Black History, News Roundup

News: Scott lynching re-examined, West Broadway plan push back

April 26, 2019 — An author retraces James T. Scott’s life, ending the silence about her family’s link to his death. Part 1. Columbia Missourian. Summary: Pat Roberts, now deceased, wrote a book about James T. Scott after she learned her aunt was the girl who accused him of attempting to rape her. This accusation by Regina Almstedt, 14, at the time, led to Scott’s murder by lynching. Roberts’ family had never discussed Scott’s murder in 1923. Roberts learned of the family connection from a 2003 series in the Columbia Missourian related to the lynching. The name of the book is “A lynching in Little Dixie: The Life and Death of James T. Scott.”

April 27, 2019 — Lifting the cloud, a detailed history of the Scott lynching. Part 2. Columbia Missourian. Summary: This part outlines why the family never discussed the lynching death of James T. Scott, why the author wrote the book, outlines what Columbia groups have done to mark and/or commemorate Scott’s death.

April 27, 2019 — In the 1990s, a play chronicled James T. Scott’s lynching for local, national audiences. Columbia Missourian. Summary: Eric Wilson and Clyde Ruffin wrote a play, “Strands,” in 1991. The play premiered in Columbia, and went on to win the 1992 Lorraine Hansberry Playwriting Award, and was performed as part of the American College Theatre Festival in the John F. Kennedy Center for the Performing Arts in Washington, D.C.

April 27, 2019 — Rezoning plan revives West Broadway issues. Columbia Daily Tribune. Summary: Local doctor Mohammad Jarbou purchased homes at 917 W. Broadway, 919 W. Broadway and 14 N. West Blvd., with plans to demolish them and redevelop the area. Columbia residents are pushing back.

Note: A Facebook page, https://www.facebook.com/groups/SaveHistoricBroadway/, has been created to disseminate information about thwarting the effort to demolish the houses.

April 30, 2019 — Guest Commentary: Columbia only goes through the motions of racial reconciliation. Columbia Missourian. Summary: Author Traci Wilson-Kleekamp states the article and book were insufficient and that the article, book and 2003 series did not property address the harm to Gertrude Carter Scott, Scott’s widow. Wilson-Kleekamp’s commentary calls on the city of Columbia, the University of Missouri and the School of Medicine, where James T. Scott was employed, to do more to highlight Scott’s life. The piece also notes the Columbia Public School should have a curriculum that honors black contributions to the community.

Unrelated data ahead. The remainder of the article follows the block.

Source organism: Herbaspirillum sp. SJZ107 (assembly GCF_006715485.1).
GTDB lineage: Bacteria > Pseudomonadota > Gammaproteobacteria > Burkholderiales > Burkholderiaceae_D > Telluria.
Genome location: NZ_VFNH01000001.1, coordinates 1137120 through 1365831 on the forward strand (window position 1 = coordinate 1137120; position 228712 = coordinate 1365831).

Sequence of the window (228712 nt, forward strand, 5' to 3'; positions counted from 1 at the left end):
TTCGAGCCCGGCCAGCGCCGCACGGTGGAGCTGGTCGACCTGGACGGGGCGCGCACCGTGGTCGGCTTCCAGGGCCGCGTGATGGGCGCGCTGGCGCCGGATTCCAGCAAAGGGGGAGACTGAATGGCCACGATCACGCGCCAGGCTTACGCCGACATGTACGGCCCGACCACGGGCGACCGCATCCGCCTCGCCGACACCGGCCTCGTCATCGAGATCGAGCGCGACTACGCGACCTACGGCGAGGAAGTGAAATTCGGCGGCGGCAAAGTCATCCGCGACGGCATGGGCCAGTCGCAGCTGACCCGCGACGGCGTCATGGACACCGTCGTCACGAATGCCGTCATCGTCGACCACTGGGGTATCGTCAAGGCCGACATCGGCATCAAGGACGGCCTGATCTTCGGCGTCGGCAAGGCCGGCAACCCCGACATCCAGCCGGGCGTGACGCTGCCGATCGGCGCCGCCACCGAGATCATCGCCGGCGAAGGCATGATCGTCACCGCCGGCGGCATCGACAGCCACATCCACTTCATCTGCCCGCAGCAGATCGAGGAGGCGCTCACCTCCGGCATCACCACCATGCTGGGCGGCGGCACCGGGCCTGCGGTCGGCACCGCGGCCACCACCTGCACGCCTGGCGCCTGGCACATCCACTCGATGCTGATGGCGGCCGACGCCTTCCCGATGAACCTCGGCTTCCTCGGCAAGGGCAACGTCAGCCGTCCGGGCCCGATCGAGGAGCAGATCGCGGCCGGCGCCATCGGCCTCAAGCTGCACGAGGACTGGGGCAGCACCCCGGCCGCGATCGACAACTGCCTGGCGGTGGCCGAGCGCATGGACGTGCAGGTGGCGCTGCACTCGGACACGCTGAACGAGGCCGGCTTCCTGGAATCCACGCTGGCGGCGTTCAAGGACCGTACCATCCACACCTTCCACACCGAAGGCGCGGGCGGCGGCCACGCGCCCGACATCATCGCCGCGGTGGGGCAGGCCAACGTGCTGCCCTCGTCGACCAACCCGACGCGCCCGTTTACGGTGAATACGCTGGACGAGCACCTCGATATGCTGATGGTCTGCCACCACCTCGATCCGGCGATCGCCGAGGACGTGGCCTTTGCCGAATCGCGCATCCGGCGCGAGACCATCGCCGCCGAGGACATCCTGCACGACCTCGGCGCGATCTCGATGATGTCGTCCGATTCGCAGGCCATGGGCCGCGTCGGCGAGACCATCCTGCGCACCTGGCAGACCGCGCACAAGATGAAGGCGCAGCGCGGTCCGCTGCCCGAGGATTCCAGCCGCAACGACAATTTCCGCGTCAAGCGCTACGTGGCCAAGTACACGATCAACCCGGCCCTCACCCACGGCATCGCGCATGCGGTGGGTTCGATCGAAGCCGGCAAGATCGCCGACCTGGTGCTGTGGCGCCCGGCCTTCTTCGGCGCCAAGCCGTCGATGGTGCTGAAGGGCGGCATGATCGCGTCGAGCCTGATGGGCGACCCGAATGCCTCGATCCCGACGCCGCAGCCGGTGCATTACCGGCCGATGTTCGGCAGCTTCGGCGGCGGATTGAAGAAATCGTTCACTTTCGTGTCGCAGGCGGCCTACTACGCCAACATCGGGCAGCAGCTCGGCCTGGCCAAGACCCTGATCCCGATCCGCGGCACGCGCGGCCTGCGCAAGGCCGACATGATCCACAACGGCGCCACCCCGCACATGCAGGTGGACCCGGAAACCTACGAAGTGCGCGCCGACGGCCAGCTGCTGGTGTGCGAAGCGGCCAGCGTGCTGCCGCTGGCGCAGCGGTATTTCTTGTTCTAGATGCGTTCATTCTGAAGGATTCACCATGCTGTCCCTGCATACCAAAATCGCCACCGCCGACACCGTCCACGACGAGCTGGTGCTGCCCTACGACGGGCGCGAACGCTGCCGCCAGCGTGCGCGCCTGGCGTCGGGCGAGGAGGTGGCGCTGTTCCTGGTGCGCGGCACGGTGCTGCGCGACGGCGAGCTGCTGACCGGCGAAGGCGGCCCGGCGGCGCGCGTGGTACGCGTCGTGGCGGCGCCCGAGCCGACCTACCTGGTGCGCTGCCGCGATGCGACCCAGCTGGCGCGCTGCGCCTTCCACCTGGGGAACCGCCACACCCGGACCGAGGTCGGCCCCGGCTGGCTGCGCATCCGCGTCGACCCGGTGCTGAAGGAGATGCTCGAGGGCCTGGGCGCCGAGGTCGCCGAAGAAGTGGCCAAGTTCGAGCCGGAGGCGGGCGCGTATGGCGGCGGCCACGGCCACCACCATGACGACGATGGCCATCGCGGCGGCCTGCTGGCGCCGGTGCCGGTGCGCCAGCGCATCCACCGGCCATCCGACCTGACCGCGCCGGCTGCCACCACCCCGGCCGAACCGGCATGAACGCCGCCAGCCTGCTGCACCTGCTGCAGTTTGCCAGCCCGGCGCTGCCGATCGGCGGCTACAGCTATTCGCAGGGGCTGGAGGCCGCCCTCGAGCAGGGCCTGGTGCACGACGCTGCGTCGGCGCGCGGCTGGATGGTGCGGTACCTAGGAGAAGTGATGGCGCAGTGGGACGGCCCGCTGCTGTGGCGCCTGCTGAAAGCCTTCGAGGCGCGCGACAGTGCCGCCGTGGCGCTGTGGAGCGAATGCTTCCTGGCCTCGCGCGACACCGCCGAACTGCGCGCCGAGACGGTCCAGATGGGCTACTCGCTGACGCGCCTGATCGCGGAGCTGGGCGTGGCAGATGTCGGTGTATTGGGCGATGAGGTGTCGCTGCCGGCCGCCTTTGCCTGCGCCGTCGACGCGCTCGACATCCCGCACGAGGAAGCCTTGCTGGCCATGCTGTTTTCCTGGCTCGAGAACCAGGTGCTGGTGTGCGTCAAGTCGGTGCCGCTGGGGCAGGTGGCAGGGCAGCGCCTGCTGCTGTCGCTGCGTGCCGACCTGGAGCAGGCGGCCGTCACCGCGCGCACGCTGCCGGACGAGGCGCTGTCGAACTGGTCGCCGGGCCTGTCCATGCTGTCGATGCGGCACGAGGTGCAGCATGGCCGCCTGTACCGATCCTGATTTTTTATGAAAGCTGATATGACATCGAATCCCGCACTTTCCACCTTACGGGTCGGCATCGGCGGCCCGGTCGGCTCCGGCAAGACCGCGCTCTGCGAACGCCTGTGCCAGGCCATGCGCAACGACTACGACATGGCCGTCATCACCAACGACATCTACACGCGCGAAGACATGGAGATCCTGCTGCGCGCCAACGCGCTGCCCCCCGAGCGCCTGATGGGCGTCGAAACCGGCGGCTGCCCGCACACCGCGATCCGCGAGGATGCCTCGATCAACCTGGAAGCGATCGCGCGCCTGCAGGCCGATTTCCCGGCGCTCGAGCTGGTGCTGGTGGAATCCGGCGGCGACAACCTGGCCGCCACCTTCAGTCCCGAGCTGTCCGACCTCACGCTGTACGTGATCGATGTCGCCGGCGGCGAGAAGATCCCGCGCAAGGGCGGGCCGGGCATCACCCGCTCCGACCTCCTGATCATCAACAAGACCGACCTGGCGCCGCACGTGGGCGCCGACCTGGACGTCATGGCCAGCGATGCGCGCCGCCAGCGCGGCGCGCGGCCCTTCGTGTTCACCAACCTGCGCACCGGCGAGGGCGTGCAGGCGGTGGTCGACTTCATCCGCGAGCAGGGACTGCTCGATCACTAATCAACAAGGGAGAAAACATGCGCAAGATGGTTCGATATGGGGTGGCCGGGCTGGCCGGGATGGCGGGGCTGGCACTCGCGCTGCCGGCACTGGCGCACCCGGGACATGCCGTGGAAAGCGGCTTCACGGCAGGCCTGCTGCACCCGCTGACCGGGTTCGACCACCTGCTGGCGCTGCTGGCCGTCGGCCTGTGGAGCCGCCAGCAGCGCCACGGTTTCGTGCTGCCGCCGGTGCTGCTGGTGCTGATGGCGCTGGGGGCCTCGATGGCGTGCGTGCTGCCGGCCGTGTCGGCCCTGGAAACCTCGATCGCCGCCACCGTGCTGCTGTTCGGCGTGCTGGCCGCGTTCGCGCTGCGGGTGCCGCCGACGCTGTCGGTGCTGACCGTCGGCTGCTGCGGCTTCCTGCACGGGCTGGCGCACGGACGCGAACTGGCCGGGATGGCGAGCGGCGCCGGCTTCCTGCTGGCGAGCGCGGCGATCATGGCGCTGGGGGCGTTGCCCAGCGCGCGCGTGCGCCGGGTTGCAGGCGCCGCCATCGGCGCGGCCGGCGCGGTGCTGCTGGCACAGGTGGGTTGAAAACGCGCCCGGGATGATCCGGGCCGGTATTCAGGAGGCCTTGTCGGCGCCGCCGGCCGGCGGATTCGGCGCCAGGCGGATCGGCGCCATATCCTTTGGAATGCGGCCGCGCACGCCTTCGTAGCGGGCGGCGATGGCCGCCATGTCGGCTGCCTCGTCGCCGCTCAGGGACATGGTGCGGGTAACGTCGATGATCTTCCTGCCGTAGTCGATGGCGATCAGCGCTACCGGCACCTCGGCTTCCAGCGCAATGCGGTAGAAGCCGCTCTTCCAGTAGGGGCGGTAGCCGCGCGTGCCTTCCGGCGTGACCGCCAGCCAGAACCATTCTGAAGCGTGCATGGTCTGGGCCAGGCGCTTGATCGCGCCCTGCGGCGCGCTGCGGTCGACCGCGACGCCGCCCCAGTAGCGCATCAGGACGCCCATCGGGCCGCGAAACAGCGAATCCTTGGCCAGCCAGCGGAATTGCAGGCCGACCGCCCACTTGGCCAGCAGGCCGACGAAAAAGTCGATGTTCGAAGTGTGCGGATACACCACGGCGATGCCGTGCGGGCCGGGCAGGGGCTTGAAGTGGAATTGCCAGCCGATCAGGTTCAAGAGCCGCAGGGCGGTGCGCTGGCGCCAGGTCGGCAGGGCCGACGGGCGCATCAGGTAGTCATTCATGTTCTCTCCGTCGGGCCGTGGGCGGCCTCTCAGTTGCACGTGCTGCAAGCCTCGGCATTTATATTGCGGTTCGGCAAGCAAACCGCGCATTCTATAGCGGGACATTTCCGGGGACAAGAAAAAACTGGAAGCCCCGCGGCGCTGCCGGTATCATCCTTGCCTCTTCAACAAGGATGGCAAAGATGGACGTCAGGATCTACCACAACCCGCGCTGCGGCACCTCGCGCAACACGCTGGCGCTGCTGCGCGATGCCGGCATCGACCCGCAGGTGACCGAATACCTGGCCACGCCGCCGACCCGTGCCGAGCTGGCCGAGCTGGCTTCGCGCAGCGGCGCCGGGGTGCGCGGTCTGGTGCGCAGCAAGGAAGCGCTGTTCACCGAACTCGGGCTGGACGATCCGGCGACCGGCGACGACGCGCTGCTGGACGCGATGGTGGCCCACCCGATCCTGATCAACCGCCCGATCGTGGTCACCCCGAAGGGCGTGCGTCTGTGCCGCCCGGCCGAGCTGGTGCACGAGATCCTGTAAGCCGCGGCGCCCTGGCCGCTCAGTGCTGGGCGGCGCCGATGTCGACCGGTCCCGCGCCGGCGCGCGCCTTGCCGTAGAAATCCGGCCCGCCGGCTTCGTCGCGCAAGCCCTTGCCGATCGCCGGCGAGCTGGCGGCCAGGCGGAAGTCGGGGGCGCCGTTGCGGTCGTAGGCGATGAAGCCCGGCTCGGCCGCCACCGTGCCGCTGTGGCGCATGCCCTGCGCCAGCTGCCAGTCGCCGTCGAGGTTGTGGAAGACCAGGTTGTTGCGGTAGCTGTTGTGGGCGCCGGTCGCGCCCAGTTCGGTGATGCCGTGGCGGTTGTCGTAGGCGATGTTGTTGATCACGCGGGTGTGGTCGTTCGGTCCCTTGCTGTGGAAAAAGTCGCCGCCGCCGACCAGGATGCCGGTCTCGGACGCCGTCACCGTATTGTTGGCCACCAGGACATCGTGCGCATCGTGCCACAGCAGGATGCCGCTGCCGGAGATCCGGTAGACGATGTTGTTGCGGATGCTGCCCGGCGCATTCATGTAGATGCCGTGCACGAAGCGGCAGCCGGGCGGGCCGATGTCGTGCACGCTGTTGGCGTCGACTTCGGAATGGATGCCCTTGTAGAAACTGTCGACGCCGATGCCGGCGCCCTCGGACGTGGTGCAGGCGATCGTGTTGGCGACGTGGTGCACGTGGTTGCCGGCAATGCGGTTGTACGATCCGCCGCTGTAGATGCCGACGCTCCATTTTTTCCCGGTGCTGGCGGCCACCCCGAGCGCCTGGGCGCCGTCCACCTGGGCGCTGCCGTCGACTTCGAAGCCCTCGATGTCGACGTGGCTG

Black History

Three reasons lynching matters today

Lynching hit the news again in the Sunday, July 2, 2017 Columbia Missourian. The article relates that Missouri has the highest number of lynchings, 60, from 1877 to 1950 outside of the deep south.

The headline calls lynching an old disgrace. I believe it is not a disgrace, it is a tragedy for three reasons. Yet, the Columbia Missourian article is a step toward healing. There is literature that states change and overcoming something require three As, awareness, acceptance, action. I believe as a society, the U.S. is on that continuum and each person is somewhere along this path. Articles like this will help us move along on that path toward constructive, healing action.

Lynching is a tragedy and continues to haunt our society for these three reasons:

  • First and foremost to the person and the families of those lynched. It is said that when one person goes to prison, the whole family goes to prison due to the loss of that family member’s contribution in terms of affection, support and income, the stigma and harm to the children of that family member and the loss to society from that person’s inability to contribute to society.

How much more is this loss to the family and society in terms of a lynching? That reality cannot be determined, although, perhaps it can be measured by an economist. But from a personal level, I cannot measure it.

  • Second, this matters today because lynching is a racist act, a crime perpetrated by those called white against people called black. It is illegal, random and, in many cases, secretive and unprosecuted. In some ways, it is like rape, but much more heinous.  It erodes or destroys in each person a belief in our society’s rule of law. It suppresses a person in countless ways. As a woman, if you ever say to yourself you’re not going to anything because it would be dangerous due to a concern over rape, then the threat of rape has suppressed you. How much more does a crime suppress people than one which takes the person’s life like lynching in this random, unpredictable, illegal, secretive, rarely resolved crime?
  • Third, the loss of lynching continues to affect each and every person in the U.S. society endlessly in endless ways.  The nightmare of lynching stays in a family, a community, a state, a country. Think of how the history of the Holocaust haunts world relations. Think of how lynching haunts our city. The article notes that after a lynching in 1901 in Pierce City, Missouri, the African American population went from 400 in 1900 to 91 in 1910.  In 1860, the population of Boone County was 14,452, the population of slaves was 5,034. No need to look at today’s demographics to know that the percentage of African Americans in Boone County is nowhere near the roughly one-fourth of 1860. That loss of population is just one way that lynching continues to affect Columbia, Missouri today.

This is why my heart hurts every single time I drive past the place where the 1923 lynching of James T. Scott took place and why I rejoiced when the historic marker was placed there the fall of 2016. It’s a good step forward.